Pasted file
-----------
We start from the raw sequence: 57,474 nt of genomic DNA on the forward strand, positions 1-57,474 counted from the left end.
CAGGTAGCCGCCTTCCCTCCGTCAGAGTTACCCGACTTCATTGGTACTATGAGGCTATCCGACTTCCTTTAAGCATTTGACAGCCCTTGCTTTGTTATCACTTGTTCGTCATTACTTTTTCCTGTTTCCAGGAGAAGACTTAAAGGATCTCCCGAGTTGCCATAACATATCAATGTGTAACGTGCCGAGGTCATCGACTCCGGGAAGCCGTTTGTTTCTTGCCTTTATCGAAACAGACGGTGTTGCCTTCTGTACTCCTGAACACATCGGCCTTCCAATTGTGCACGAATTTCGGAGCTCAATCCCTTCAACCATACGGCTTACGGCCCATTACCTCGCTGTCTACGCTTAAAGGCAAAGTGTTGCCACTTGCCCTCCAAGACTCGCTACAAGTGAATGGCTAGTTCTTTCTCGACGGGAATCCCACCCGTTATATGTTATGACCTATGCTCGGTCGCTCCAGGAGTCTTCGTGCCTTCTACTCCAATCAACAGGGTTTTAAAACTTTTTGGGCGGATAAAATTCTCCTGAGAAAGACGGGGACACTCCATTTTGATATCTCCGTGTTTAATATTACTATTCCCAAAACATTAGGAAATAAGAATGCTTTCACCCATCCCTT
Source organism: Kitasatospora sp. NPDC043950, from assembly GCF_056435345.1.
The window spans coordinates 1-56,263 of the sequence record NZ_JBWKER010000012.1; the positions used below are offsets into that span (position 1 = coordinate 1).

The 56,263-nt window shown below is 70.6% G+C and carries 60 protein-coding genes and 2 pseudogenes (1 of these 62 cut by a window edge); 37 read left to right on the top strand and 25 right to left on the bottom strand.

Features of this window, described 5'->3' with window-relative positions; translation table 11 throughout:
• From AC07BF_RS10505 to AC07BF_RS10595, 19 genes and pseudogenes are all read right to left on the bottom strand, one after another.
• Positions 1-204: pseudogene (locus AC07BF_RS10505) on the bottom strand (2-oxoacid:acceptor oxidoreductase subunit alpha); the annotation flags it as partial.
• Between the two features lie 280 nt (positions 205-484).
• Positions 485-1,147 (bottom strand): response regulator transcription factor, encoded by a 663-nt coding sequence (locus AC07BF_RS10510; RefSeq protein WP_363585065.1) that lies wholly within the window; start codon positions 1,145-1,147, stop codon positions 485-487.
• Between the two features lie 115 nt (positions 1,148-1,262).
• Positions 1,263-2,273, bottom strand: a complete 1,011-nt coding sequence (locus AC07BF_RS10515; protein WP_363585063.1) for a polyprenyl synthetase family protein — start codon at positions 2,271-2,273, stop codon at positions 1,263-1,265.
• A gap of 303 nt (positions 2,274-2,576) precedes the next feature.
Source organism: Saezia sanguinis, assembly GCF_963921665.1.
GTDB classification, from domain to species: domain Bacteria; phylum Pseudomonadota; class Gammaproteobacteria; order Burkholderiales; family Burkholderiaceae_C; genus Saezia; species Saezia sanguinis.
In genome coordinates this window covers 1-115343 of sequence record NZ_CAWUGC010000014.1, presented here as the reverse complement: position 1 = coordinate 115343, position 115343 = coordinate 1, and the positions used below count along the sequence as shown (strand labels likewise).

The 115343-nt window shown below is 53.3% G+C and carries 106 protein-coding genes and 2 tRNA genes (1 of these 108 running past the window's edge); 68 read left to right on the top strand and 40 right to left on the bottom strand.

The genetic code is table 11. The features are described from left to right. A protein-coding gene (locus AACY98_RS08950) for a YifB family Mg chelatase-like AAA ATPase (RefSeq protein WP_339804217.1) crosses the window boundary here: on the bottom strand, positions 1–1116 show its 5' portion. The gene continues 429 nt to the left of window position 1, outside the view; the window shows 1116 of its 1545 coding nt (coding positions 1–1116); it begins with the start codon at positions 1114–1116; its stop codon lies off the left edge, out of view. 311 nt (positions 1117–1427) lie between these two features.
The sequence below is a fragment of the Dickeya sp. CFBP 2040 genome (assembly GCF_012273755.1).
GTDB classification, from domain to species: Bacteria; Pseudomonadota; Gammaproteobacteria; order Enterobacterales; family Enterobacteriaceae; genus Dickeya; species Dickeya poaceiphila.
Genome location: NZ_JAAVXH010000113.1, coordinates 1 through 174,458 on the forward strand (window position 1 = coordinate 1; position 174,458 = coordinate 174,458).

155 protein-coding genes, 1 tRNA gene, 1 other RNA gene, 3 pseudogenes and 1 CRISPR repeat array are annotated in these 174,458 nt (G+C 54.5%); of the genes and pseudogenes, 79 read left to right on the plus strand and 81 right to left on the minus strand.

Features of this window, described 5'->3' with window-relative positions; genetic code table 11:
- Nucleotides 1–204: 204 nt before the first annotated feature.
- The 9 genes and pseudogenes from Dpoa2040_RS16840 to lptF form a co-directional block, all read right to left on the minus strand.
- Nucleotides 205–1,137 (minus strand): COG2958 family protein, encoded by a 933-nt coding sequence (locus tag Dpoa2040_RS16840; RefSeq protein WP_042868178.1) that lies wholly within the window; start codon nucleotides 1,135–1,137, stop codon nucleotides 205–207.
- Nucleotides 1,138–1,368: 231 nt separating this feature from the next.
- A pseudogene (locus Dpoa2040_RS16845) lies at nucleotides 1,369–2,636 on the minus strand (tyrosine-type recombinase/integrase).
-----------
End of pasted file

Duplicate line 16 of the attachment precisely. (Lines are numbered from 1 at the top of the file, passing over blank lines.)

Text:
In genome coordinates this window covers 1-115343 of sequence record NZ_CAWUGC010000014.1, presented here as the reverse complement: position 1 = coordinate 115343, position 115343 = coordinate 1, and the positions used below count along the sequence as shown (strand labels likewise).